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Cell. 2017 Jun 29;170(1):127-141.e15. doi: 10.1016/j.cell.2017.06.016.

IFNγ-Dependent Tissue-Immune Homeostasis Is Co-opted in the Tumor Microenvironment.

Author information

1
Department of Dermatology, Brigham and Women's Hospital, Harvard Medical School, Boston, MA 02115, USA.
2
Department of Dermatology, Mount Sinai School of Medicine, NY, NY 10029, USA; Department of Genetics and Genomics Sciences Mount Sinai School of Medicine, NY, NY 10029 USA; Population Health Science and Policy, Mount Sinai School of Medicine, NY, NY 10029, USA.
3
Broad Institute of MIT and Harvard, Cambridge, MA 02142, USA; Department of Medical Oncology, Dana-Farber Cancer Institute, Harvard Medical School, Boston, MA 02215, USA; Center for Cancer Precision Medicine, Dana-Farber Cancer Institute, Boston, MA 02215, USA.
4
Broad Institute of MIT and Harvard, Cambridge, MA 02142, USA; Institute for Medical Engineering and Science and Department of Chemistry, MIT, Cambridge, MA 02139, USA; Ragon Institute of MIT, Harvard, and MGH, Cambridge, MA 02139, USA.
5
Department of Computer Science, Princeton University, Princeton, NJ 08540, USA; Lewis-Sigler Institute for Integrative Genomics, Princeton University, Princeton, NJ 08540, USA.
6
Broad Institute of MIT and Harvard, Cambridge, MA 02142, USA.
7
Department of Dermatology, Stanford University, Stanford, CA 94305, USA.
8
Department of Genetics and Genomics Sciences Mount Sinai School of Medicine, NY, NY 10029 USA.
9
Laboratory for Investigative Dermatology, Rockefeller University. New York, NY 10065, USA.
10
Broad Institute of MIT and Harvard, Cambridge, MA 02142, USA; Department of Neurology, Brigham and Women's Hospital, Boston, MA 02458, USA.
11
Department of Surgical Oncology, Dana-Farber Cancer Institute, Harvard Medical School, Boston, MA 02215, USA; Department of Surgical Oncology, Brigham and Women's Hospital, Boston, MA 02115, USA.
12
Broad Institute of MIT and Harvard, Cambridge, MA 02142, USA; Department of Medical Oncology, Dana-Farber Cancer Institute, Harvard Medical School, Boston, MA 02215, USA; Center for Cancer Precision Medicine, Dana-Farber Cancer Institute, Boston, MA 02215, USA; Ludwig Center at Harvard, Boston, MA 02215, USA; Howard Hughes Medical Institute, Chevy Chase, MD 20815, USA.
13
Broad Institute of MIT and Harvard, Cambridge, MA 02142, USA; Howard Hughes Medical Institute, Chevy Chase, MD 20815, USA; Department of Biology and Koch Institute, MIT, Boston, MA 02142, USA.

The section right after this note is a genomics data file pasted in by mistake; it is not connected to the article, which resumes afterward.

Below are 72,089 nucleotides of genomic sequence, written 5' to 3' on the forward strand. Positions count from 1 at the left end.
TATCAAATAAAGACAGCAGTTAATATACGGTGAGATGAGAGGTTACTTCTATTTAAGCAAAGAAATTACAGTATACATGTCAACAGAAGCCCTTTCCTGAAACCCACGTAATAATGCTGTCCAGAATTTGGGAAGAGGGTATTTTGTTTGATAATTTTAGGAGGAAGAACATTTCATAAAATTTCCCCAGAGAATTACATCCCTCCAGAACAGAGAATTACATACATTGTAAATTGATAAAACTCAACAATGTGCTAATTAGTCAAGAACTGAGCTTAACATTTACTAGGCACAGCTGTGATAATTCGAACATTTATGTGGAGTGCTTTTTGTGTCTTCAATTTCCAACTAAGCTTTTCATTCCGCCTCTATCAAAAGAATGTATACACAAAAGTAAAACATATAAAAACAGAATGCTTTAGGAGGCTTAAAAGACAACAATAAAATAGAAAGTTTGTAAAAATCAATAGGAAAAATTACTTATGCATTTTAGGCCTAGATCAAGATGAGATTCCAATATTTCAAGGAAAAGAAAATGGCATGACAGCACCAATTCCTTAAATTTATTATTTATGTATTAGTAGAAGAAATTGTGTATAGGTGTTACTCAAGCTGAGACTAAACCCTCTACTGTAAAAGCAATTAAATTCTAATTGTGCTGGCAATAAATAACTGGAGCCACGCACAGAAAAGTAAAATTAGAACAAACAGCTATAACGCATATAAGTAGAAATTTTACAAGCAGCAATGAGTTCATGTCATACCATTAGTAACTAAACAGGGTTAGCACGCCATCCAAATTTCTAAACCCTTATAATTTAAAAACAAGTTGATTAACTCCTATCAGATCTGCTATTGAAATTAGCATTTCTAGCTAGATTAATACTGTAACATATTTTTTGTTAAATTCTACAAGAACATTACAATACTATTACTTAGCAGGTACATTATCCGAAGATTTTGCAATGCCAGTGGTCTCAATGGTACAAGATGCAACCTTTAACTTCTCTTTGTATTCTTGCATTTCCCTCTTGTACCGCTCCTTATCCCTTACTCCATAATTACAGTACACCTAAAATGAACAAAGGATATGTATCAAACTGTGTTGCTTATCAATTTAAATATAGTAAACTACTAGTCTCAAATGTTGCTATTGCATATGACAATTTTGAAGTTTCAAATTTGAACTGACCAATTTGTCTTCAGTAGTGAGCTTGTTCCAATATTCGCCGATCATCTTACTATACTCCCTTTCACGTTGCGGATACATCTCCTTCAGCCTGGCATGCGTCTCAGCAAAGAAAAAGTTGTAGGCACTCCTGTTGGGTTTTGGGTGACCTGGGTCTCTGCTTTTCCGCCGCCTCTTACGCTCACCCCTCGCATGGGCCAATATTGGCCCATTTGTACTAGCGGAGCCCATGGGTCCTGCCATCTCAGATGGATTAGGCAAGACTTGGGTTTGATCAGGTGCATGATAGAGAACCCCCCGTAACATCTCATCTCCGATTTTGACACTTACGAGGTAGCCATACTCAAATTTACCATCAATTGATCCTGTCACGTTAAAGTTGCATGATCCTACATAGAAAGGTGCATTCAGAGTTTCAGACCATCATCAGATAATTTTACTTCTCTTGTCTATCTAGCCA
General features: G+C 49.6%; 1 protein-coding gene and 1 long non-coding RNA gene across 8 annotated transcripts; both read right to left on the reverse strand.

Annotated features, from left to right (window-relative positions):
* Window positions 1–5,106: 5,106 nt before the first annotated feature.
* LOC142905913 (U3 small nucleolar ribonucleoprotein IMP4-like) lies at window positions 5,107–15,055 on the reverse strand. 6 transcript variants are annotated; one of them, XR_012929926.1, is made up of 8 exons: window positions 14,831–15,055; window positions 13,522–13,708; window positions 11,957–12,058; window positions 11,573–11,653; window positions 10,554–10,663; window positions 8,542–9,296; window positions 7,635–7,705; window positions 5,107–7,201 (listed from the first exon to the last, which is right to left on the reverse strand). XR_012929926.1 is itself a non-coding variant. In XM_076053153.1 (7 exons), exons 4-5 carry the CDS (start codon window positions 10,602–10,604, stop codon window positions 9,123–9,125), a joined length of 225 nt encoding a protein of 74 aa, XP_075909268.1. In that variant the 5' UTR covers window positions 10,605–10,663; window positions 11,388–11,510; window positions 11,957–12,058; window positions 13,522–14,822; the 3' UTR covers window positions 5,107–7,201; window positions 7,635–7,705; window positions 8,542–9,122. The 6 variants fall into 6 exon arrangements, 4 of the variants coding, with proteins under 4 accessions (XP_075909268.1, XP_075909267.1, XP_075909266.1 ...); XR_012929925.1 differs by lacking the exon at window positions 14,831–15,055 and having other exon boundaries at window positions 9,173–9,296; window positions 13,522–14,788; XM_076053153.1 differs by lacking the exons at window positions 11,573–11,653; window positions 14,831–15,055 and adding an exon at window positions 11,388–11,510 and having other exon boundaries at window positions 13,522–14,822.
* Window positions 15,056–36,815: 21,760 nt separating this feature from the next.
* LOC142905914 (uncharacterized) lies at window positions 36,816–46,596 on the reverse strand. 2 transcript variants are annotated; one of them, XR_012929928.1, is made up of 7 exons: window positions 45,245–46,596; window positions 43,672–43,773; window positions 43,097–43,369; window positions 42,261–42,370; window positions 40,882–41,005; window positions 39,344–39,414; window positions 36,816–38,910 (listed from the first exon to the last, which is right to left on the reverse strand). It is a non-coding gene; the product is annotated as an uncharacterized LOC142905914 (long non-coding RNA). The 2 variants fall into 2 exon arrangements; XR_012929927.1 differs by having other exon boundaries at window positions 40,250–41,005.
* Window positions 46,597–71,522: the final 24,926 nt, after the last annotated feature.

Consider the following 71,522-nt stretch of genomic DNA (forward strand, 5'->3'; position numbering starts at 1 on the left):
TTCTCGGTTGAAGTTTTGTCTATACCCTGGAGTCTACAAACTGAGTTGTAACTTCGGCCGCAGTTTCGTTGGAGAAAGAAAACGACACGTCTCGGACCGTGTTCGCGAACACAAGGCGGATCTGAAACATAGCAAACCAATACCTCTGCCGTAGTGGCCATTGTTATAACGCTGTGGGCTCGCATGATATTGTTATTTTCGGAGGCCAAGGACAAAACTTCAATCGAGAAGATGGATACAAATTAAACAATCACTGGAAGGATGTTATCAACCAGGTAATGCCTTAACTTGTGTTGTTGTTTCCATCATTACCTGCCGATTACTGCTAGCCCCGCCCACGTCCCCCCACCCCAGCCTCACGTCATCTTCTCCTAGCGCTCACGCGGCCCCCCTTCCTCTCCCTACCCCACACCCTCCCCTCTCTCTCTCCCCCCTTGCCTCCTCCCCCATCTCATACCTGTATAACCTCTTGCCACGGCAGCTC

14
Broad Institute of MIT and Harvard, Cambridge, MA 02142, USA; Institute for Medical Engineering and Science and Department of Chemistry, MIT, Cambridge, MA 02139, USA; Ragon Institute of MIT, Harvard, and MGH, Cambridge, MA 02139, USA; Division of Health Science & Technology, Harvard Medical School, Cambridge, MA 02139, USA; Department of Immunology, Massachusetts General Hospital, Boston, MA 02115, USA.
15
Department of Computer Science, Princeton University, Princeton, NJ 08540, USA; Lewis-Sigler Institute for Integrative Genomics, Princeton University, Princeton, NJ 08540, USA; Simons Center for Data Analysis, Simons Foundation, New York, NY 10010, USA.
16
Department of Dermatology, Brigham and Women's Hospital, Harvard Medical School, Boston, MA 02115, USA; Cancer Immunology and Melanoma, Harvard Cancer Center, Dana Farber Cancer Center, Boston, MA 02215, USA; Harvard Stem Cell Institute, Boston, MA 02115, USA. Electronic address: nanandasabapathy@partners.org.

Abstract

Homeostatic programs balance immune protection and self-tolerance. Such mechanisms likely impact autoimmunity and tumor formation, respectively. How homeostasis is maintained and impacts tumor surveillance is unknown. Here, we find that different immune mononuclear phagocytes share a conserved steady-state program during differentiation and entry into healthy tissue. IFNγ is necessary and sufficient to induce this program, revealing a key instructive role. Remarkably, homeostatic and IFNγ-dependent programs enrich across primary human tumors, including melanoma, and stratify survival. Single-cell RNA sequencing (RNA-seq) reveals enrichment of homeostatic modules in monocytes and DCs from human metastatic melanoma. Suppressor-of-cytokine-2 (SOCS2) protein, a conserved program transcript, is expressed by mononuclear phagocytes infiltrating primary melanoma and is induced by IFNγ. SOCS2 limits adaptive anti-tumoral immunity and DC-based priming of T cells in vivo, indicating a critical regulatory role. These findings link immune homeostasis to key determinants of anti-tumoral immunity and escape, revealing co-opting of tissue-specific immune development in the tumor microenvironment.

KEYWORDS:

IFNγ; dendritic cells; differentiation; homeostasis; immunotherapy; melanoma; suppressor-of-cytokine-signaling 2 (SOCS2); tissue mononuclear phagocytes; tolerance; tumor microenvironment

PMID:
28666115
PMCID:
PMC5569303
DOI:
10.1016/j.cell.2017.06.016
[Indexed for MEDLINE]
Free PMC Article

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